Leases that Outlet Co. assigned to the buyer of 91 of its retail stores last fall should not be considered stumbling blocks to a proposed merger in which it would be acquired by Coca-Cola Co. Inc., Outlet said yesterday.

Earlier yesterday, Coca-Cola said the effect of a recent bankruptcy filing by United Department Stores of Trenton, N.J., purchaser of the Outlet stores, will have to be "evaluated." Coca-Cola issued a statement after published reports that it was concerned that Outlet may be contingently liable for future payments on certain store leases that were assigned to United Stores.

A Coca-Cola official reached at the company's headquarters in Atlanta yesterday declined to be more specific. However, he did say that Coca-Cola "reaffirms that the terms of its agreement with Outlet will be evaluated after the outcome of an audit of Outlet and a review of its business."

Outlet is a Providence-based broadcasting company with retail interests in women's specialty stores. It operates six radio stations, including Washington's WTOP-AM, and five television stations.

In recent years, losses in its retail division have dragged down earnings, although the broadcast division has reported record profits in each of the past seven years.

After assessing further declines in its retail divisions two years ago, Outlet decided to concentrate on broadcasting and de-emphasize retailing, a decision that led to the sale of 91 stores to United Stores last year.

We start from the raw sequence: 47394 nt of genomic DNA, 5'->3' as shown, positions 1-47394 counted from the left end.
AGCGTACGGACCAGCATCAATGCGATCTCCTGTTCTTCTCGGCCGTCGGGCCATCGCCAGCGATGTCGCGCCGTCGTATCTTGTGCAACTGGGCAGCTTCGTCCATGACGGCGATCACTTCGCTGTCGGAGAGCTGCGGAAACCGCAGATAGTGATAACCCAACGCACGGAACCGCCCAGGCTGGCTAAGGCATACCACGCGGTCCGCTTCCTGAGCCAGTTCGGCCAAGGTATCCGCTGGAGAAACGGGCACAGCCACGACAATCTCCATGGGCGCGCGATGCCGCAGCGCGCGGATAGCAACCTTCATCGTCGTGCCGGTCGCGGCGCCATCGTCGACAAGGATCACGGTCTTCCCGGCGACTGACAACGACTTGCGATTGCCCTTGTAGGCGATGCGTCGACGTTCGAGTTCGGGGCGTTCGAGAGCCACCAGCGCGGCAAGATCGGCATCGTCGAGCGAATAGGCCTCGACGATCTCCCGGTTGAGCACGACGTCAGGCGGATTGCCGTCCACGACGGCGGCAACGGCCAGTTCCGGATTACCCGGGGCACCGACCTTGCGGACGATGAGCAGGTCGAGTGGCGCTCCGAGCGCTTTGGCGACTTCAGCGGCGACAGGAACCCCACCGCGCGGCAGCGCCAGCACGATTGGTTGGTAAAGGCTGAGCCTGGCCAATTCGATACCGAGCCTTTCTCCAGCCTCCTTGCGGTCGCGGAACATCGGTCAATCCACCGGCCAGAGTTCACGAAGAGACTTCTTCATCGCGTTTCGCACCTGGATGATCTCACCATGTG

United Stores has since filed a petition under Chapter XI of the federal bankruptcy law, a step that would protect it from creditors while it attempts to reorganize.

Outlet yesterday dismissed any notion that the leases assigned to United Stores would pose a problem in a merger deal with Coca-Cola.

"In our judgment, they aren't that much of a problem," said Howard Kay, director of corporate affairs for Outlet.

Kay said Outlet is the guarantor of only 25 or 26 of the 91 leases that were assigned to United Stores last October.

"Most of those leases--probably all of them--can be turned around rather quickly, or they could be leased to others," Kay said. "As far as we're concerned, those leases can be turned over quickly."

Kay said most of the stores in question are in "choice locations."

Coca-Cola became interested in acquiring Outlet after agreeing to buy Columbia Pictures Industries Inc., which previously had agreed to take over Outlet.

Columbia made it clear that it wasn't interested in owning any retail operations and stipulated in its agreement with Outlet that it sell its remaining stores. Although Coca-Cola has not made a similar demand, Outlet is still required to sell its remaining retail properties, Richard Gallop, senior vice president and general counsel for Columbia, said yesterday.

Outlet has until October to get rid of its Cherry Webb Touraine Stores division--a specialty chain of 68 stores that include the Philipsborn stores in metropolitan Washington and Flair Stores in Richmond.

Kay said Outlet is holding talks with several potential buyers and that there is a "strong likelihood" the remaining retail properties "will be sold very shortly."

Meanwhile, a spokesman for Coca-Cola said his company's proposed acquisition of Columbia is "unaffected" by developments related to Outlet and that a merger will proceed independently of the Outlet transaction.